With most confrontations happening between perpetrator and victim at around 10m distance, items that produce a projectile are best, says one expert in the industry. Legally, if one causes physical harm to another person with any projectile ~ be it anything from a catty to a high-powered rifle ~ you must be able to prove that the person was attempting to bring harm to a life. This can include livestock and animals. Any harm committed against someone causing damage to physical property would not constitute self-defense.
Derek Ernstzen of Air Rifle Mega Store (A.R.M.S) in Pomona says there are a number of options to suit any strength level, skill level and budget, that don’t require licenses but still prove effective depending on the situation.
Airguns – The HDR 50
The HDR 50 is a CO2 powered handgun. With a maximum 350m range, this powerful revolver holds six 0.50-calibre rounds in its rotating magazine. The CO2 cartridge, inserted in the base of the grip, can give you roughly twelve strong shots before it needs replacing. The gun holds Teflon, pepper or paint rounds, each with their own pros and cons. Ernstzen says, “the Teflon round at 10m, with a good shot, could crack ribs.” From 8m, the paint rounds have the ability to tear through a cotton t-shirt and split skin, leaving welts.
With paint rounds retailing for cheaper than the Teflon, Ernstzen recommends users buy these to practice with. Magazines are also available to buy on their own, meaning you can have a few rounds prepared in case you need to reload. The magazine is released with a safety catch on the side of the weapon. Cartridges are changed with an allen key.
The gun is lightweight, and at around 230mm long it is easily concealed in a drawer or under a bed. A safety switch located on the trigger will prevent unwanted shots being fired.
At R3 500 for the gun, with canisters at R10 each, Teflon rounds at R1 each and pepper at R10 each, the HDR 50 is a cost-effective, portable personal defense.
Gas powered, these weapons are much larger than the HDR 50 but have the benefit of being semi- or fully-automatic.
These take a 0.68-calibre round of pepper or paint and have a 20m maximum range.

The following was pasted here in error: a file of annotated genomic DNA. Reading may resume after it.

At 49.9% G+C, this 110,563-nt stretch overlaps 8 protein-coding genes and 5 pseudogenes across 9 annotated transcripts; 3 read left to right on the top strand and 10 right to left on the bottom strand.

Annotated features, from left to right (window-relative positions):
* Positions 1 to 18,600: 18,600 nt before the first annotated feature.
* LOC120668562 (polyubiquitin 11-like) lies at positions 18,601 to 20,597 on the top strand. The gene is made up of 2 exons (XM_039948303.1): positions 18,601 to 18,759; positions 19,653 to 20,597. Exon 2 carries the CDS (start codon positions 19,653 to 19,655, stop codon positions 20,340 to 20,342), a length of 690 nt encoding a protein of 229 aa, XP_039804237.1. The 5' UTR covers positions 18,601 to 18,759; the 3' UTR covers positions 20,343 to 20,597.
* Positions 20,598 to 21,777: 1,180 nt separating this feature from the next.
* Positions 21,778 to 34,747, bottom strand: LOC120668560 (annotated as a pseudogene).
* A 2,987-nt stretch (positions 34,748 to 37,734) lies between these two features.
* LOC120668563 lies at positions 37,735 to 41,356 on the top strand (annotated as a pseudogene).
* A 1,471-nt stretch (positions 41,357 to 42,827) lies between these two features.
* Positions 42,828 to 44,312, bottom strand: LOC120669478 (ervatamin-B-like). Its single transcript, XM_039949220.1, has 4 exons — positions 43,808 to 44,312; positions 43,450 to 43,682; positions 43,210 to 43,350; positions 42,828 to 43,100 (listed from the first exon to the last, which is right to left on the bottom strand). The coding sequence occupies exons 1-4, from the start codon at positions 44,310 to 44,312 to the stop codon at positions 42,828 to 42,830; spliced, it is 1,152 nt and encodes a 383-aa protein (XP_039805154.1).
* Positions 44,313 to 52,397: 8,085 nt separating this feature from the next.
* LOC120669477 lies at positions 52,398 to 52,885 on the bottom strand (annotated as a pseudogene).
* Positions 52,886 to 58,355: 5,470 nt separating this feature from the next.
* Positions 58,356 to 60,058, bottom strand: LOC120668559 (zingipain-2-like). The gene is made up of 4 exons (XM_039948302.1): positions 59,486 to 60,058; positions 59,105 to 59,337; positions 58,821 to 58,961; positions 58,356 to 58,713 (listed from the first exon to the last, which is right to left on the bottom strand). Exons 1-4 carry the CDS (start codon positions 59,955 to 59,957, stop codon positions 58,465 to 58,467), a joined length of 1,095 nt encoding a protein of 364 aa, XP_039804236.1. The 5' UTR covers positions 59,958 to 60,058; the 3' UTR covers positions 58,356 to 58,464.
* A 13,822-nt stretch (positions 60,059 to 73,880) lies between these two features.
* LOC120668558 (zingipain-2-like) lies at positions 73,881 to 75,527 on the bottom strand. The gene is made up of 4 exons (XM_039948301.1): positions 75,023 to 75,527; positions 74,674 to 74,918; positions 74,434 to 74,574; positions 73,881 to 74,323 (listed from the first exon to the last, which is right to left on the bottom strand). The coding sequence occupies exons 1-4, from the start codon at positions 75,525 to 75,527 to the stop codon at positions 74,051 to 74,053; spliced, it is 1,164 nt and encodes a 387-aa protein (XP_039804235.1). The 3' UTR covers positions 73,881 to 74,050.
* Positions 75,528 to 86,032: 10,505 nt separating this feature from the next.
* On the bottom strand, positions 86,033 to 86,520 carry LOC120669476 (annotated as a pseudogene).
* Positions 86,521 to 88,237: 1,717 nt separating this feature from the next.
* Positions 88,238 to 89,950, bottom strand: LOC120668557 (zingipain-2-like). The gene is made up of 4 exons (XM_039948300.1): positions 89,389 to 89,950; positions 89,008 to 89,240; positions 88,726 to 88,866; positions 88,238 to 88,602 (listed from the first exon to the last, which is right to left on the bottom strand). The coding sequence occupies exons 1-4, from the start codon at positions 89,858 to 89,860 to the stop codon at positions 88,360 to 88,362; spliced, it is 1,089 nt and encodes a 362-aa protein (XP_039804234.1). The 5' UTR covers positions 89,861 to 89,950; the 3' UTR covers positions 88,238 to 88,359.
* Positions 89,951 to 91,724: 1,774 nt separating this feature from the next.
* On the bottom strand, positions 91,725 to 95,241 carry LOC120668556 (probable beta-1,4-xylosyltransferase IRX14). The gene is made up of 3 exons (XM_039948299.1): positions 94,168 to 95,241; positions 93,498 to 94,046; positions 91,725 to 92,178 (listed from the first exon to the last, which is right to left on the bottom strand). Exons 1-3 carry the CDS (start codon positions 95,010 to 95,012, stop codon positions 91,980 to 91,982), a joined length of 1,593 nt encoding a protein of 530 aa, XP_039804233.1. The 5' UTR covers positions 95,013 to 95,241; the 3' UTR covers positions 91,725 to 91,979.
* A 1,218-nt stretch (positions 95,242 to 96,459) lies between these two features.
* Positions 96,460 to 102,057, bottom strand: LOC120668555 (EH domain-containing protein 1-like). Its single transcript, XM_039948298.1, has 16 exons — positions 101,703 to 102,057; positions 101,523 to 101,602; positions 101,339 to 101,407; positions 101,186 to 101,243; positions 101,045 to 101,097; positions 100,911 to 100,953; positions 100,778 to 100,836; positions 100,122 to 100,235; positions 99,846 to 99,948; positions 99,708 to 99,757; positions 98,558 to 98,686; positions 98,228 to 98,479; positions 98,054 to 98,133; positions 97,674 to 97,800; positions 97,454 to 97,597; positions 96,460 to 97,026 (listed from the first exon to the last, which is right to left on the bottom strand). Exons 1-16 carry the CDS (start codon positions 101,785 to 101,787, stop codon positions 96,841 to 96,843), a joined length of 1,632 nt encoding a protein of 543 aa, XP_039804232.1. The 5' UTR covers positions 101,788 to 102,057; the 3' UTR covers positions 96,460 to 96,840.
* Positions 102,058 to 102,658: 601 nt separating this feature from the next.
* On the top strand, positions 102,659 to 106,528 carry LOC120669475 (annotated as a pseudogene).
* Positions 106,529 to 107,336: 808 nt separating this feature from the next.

When shooting pepper rounds from any weapon, Ernstzen recommends aiming for the chest. The impact of the shot will cause the assailant to take a sharp breath, thereby inhaling the gas from the round and causing maximum incapacitation.
For close range defense and cheaper options, Ernstzen recommends a small pepper spray canister. A direct-spray canister will allow the user to aim at a very specific target, without being affected by the spray themselves. With a 2m range and 100ml capacity, a canister is easily concealed but effective for up-close encounters and will incapacitate the intruder long enough to give you time to run to safety.
A shelf-life of five years and at under R200, this is a basic must-have for anyone.
A.R.M.S will also offer discounts for bulk orders, meaning you can arm your family, staff and neighbours for not much money.
Pepper grenades, used by pulling the pin and throwing into a closed environment, will empty a room in no time. Along similar lines, sonar grenades work with a trip wire ~ once the pin has been removed and the grenade set, breaking the trip wire will cause a 15 second ‘scream’ ~ useful as an early warning system, to protect your garages and carports and to arm your boundaries.
Finally, one has the option of shock sticks ~ a baton with a torch and shock-emitting electrodes that can incapacitate an assailant for long enough for you to get to safety. The drawback of these however, is that one would need to be in very close proximity to your assailant.
Contact Air Rifle Mega Store at 010 109 1748 or click here to browse their website.
This is part of a series on Security on Your Smallholding. For more, click here.